Walmart in 2018 opened its first milk processing facility in the country with its Fort Wayne plant that processes fluid milk for around 500 Walmart stores in Indiana, Illinois, Michigan, Ohio and Kentucky. The milk for this plant is sourced from nearly 30 dairy farms in Indiana and Michigan.

“Walmart is one that gets a lot of attention. They opened just over a year ago, and it was the first food processing plant in the world that Walmart looked to undertake,” Kettler says. “A total 300 jobs were created with that facility, and it’s in Fort Wayne, near most of the dairy cattle in the northern third of the state.”

The latest success story from the Indiana Dairy Strategy is a cheese plant that opened this summer. Owned by a team of fourth-generation cheese producers from Italy, the Golfo di Napoli plant in Warren, Indiana, is 30,000 square feet and will produce Mozzarella, Burrata, Ricotta, Provolone and other cheeses from organic milk using traditional methods. The specialty cheeses are being distributed to high-end restaurants as well as some major stores in the Chicago area, Kettler says.

The Indiana Dairy Strategy has seen interest from cheese processors, yogurt and other dairy segments in addition to fluid milk, Kettler notes. The program also looks for ways to knock down barriers to help dairy companies grow and expand, and works with other departments and organizations to promote and explain what is needed for dairy and ag to thrive in the state.

“Part of the strategy is to look for ways to add value to milk,” Kettler says. “As we think about what that looks like, part of my role is to help the Department of Agriculture work in dotted line fashion with the Indiana Economic Development Corp. We’re looking to grow and expand businesses of all types in Indiana.”

The Dairy Strategy’s efforts have helped stem the tide of Indiana’s milk flowing outside its borders to almost none, and the long-term strategy is to have enough processing capacity that milk needs to be brought into the state, Kettler says.

• Small-scale cheese

Specialty and small-scale cheesemaking also has grown in Indiana. Though it does not receive state support like the larger dairy plants recruited by Indiana Dairy Strategy, these cheesemakers have worked with each other and local food and dairy organizations to help promote Indiana cheese.

Tulip Tree Creamery, an Indianapolis cheesemaker that specializes in small-batch, European-style cheeses, opened in 2014. Its award-winning cheeses are sold both locally and nationally.

Co-owners Laura Davenport and Fons Smits met when they worked together at Traders Point Creamery, also in Indianapolis. After helping to launch Ludwig Farmstead Creamery in Illinois, they returned to Indiana to start their own cheese business.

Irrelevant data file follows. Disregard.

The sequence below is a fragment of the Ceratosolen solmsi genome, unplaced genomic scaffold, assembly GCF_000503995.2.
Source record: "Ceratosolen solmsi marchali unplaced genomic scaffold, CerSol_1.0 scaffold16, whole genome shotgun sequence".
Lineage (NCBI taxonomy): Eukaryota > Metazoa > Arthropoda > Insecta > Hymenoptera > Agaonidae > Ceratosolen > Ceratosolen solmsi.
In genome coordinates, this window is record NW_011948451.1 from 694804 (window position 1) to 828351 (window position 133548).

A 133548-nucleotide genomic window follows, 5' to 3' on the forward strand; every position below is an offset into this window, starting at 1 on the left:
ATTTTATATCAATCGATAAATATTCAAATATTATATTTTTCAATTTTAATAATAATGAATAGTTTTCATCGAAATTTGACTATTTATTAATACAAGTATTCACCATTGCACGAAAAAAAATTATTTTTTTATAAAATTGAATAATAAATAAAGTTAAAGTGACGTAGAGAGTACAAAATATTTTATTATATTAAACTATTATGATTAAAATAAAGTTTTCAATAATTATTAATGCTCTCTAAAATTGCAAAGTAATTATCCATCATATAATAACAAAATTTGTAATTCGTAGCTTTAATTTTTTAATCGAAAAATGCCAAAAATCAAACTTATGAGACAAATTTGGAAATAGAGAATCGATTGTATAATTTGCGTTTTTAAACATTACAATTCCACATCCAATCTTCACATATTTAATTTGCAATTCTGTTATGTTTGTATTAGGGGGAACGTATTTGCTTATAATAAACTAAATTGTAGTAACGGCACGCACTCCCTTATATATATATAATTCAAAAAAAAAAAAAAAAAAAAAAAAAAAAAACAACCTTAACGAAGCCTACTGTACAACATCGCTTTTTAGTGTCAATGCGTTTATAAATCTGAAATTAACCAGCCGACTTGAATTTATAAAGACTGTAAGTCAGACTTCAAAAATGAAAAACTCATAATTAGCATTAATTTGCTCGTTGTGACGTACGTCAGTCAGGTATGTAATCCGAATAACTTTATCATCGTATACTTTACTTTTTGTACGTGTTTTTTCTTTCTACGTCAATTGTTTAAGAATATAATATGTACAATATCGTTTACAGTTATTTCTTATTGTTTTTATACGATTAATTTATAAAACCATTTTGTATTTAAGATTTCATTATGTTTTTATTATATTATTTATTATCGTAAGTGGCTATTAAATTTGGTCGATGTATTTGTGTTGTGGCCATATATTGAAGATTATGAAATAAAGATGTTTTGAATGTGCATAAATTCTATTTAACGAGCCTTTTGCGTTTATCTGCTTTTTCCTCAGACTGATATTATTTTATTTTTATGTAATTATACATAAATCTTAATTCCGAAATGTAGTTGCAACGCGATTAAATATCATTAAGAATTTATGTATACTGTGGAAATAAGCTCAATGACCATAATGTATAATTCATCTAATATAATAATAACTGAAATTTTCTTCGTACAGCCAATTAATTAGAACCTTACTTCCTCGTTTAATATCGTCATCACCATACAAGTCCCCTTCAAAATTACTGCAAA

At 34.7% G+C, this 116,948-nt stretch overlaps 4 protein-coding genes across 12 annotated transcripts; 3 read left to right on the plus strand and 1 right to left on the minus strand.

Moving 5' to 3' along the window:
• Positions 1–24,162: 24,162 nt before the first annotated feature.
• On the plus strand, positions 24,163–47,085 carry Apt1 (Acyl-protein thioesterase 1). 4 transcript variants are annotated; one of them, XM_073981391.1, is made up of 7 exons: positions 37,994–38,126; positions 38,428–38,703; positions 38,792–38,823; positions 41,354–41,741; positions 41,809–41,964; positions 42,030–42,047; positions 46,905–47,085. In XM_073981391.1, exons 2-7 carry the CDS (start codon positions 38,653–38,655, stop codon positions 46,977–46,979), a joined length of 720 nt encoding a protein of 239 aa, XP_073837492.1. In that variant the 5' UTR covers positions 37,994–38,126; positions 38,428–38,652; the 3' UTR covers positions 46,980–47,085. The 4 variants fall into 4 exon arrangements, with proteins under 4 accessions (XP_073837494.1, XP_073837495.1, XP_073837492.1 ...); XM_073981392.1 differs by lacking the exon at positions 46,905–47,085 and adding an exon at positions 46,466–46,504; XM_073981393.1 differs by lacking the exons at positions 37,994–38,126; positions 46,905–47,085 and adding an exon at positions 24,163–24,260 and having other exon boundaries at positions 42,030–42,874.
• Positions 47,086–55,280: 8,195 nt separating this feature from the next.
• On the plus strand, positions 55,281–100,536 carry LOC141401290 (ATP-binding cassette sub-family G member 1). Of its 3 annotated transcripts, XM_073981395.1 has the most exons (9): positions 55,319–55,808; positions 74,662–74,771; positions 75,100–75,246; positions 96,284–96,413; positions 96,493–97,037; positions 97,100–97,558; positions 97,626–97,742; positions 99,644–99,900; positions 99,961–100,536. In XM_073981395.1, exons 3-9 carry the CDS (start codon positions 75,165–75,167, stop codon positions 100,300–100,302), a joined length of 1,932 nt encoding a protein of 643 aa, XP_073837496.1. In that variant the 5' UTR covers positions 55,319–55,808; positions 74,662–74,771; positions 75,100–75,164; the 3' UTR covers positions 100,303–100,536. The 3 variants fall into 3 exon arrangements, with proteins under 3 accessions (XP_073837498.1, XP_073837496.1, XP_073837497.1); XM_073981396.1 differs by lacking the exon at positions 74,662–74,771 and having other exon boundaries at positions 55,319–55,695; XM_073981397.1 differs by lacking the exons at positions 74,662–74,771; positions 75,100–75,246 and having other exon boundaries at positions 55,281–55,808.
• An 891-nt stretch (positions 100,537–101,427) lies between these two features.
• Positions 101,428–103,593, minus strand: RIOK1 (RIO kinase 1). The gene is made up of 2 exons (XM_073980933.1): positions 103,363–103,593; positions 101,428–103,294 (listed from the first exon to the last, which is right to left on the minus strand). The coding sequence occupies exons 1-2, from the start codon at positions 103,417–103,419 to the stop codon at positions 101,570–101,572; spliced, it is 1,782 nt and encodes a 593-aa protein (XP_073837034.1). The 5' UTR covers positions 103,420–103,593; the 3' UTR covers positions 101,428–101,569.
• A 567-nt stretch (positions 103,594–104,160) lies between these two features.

“Fons is from the Netherlands and has over 25 years of cheesemaking experience,” says Davenport, who manages the company’s sales and marketing. “He comes up with some really unique ideas.”

The company’s most popular creation is Trillium, a triple cream, bloomy rind cheese that has won awards at the U.S. Championship Cheese Contest, American Cheese Society and Good Food Awards. Other offerings include washed-rind, Blue and flavored varieties. It also collaborates with local breweries to make its Hops beer cheese.

“In Indianapolis, we sell the Trillium styles a lot. Most of our fresh cheese is moved here. Our washed rinds move faster on the East and West Coast,” Davenport says. “Indianapolis has been great to us as a specialty cheese company. Definitely sales are continuing to grow. Locally we’re getting into more retail shops. Kroger just picked us up in Indiana and Kentucky.”

There are several other specialty cheesemakers in Indiana, many of which started around the same time as Tulip Tree Creamery, Davenport notes. Capriole, which specializes in goat milk cheese, started in the late 1980s and was one of the first in the American artisan cheese movement. Jacobs & Brichford, Caprini, and Risin’ Creek Creamery are among other Indiana cheesemakers that have emerged within the last 10 years.

“We communicate and try to bring awareness of Indiana specialty cheeses together. We don’t try to compete, but we share that there are several nice cheeses being made in Indiana,” Davenport says.